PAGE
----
Fiscal Policy and Monetary Union: Federalism, Fiscal Restrictions and the No-Bailout Rule
AbstractAvocates of formal fiscal restraints on the member states of the European Monetary Union often argue that US experience proves that a monetary union needs such constraints to guarantee the stability of the common currency. We show, first, that the origin of formal fiscal restraints on US state governments is unrelated to monetary questions. Second, we show that the same is true for similar constraints in Australia. Third, we show that the incidence of fiscal restraints is strongly correlated with the central government's ownership of the national tax base. The implication for Europe is that fiscal restraints are unnecessary as long as the EU retains a high degree of fiscal decentralization.
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Bibliographic InfoPaper provided by C.E.P.R. Discussion Papers in its series CEPR Discussion Papers with number 1247.
Date of creation: Sep 1995
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Other versions of this item:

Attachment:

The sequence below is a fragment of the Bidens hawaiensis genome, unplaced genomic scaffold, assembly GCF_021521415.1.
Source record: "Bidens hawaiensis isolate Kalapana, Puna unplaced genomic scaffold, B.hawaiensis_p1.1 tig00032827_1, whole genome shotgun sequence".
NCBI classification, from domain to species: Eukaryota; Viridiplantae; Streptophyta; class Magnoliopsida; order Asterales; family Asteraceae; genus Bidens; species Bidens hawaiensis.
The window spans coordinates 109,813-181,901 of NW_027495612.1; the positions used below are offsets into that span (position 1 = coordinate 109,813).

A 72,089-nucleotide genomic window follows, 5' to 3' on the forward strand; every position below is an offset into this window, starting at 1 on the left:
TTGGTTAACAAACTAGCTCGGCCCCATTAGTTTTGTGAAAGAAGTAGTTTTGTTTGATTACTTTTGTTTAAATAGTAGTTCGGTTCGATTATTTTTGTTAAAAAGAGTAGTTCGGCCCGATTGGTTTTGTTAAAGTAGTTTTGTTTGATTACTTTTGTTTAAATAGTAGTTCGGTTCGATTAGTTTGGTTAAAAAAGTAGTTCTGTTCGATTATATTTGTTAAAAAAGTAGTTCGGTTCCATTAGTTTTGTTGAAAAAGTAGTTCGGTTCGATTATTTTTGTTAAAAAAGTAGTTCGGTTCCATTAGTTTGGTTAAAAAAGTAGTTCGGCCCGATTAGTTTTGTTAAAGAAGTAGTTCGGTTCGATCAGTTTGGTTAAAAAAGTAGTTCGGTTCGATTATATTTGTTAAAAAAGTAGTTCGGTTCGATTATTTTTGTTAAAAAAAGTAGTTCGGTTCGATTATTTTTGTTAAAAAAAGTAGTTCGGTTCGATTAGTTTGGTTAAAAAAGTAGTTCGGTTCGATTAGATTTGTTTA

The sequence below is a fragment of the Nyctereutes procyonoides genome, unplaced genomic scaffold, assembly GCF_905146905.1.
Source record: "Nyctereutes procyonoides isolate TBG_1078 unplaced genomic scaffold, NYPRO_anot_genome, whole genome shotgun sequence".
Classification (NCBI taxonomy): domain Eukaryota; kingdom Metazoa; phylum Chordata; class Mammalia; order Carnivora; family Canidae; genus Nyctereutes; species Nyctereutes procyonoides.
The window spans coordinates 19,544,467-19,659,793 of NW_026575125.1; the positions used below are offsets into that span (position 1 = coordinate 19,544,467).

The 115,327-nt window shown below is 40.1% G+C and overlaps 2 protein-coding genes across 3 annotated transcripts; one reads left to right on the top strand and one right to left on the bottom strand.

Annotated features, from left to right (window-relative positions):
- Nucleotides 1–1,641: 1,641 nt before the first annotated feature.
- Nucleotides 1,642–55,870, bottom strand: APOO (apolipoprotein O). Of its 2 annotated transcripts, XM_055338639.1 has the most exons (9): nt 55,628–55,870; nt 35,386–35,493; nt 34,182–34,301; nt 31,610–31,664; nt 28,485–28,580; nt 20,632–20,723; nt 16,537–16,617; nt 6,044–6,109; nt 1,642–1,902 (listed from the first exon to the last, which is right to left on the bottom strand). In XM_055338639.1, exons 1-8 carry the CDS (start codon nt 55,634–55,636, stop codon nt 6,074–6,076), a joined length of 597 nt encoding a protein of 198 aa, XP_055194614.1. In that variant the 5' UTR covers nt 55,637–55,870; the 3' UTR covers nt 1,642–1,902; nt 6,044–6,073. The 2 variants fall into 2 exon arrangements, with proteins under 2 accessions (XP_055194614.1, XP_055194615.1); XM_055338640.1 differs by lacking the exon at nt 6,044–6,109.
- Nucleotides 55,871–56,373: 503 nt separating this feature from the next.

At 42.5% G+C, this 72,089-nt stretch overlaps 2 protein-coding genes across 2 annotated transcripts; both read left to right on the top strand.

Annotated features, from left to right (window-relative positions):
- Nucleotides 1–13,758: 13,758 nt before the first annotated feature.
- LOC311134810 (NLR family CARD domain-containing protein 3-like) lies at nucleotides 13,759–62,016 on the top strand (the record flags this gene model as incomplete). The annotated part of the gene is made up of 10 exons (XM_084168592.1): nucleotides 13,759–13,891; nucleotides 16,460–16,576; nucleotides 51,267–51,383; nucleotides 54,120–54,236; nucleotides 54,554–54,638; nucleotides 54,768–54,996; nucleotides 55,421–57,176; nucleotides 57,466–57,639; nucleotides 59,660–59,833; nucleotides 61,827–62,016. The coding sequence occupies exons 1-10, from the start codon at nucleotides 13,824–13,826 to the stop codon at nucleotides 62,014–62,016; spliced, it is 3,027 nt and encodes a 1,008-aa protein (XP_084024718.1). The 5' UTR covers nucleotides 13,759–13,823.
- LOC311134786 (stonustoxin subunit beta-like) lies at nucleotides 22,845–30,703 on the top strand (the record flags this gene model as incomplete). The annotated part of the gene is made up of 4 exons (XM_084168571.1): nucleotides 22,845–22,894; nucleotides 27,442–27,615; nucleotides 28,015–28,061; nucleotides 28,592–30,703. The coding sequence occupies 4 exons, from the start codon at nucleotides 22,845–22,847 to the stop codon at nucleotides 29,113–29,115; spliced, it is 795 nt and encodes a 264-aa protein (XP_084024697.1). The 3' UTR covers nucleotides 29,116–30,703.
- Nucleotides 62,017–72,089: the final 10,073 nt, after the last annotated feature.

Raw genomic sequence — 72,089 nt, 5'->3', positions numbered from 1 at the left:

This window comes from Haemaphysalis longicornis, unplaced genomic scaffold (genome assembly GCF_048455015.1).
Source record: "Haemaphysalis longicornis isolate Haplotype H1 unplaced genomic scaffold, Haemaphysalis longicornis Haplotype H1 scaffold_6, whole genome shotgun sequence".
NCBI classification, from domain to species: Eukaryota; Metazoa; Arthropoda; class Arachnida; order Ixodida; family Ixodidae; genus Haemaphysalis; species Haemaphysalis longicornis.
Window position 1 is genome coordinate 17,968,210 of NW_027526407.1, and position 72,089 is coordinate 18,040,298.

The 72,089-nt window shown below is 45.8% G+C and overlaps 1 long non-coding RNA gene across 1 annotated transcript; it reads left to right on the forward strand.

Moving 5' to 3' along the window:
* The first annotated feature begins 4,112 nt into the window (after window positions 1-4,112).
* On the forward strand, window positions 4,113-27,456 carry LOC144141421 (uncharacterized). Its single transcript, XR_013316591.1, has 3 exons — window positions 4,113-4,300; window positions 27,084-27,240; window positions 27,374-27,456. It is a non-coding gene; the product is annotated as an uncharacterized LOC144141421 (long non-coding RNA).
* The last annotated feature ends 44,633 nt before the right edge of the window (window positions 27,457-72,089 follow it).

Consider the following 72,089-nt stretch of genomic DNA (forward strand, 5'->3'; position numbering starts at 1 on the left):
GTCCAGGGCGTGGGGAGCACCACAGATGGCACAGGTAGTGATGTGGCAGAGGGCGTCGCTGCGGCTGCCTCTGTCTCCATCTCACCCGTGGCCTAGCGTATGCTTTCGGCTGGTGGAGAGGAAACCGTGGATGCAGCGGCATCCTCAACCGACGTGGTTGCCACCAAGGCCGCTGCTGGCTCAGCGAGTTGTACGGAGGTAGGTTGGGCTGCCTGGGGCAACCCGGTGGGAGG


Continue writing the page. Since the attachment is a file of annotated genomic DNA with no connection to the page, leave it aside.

- Barry Eichengreen and Jurgen von Hagen., 1995. "Fiscal Policy and Monetary Union: Federalism, Fiscal Restrictions and the No-Bailout Rule," Center for International and Development Economics Research (CIDER) Working Papers C95-056, University of California at Berkeley.
- F33 - International Economics - - International Finance - - - International Monetary Arrangements and Institutions
- H62 - Public Economics - - National Budget, Deficit, and Debt - - - Deficit; Surplus
- H63 - Public Economics - - National Budget, Deficit, and Debt - - - Debt; Debt Management; Sovereign Debt
- H74 - Public Economics - - State and Local Government; Intergovernmental Relations - - - State and Local Borrowing
- H77 - Public Economics - - State and Local Government; Intergovernmental Relations - - - Intergovernmental Relations; Federalism
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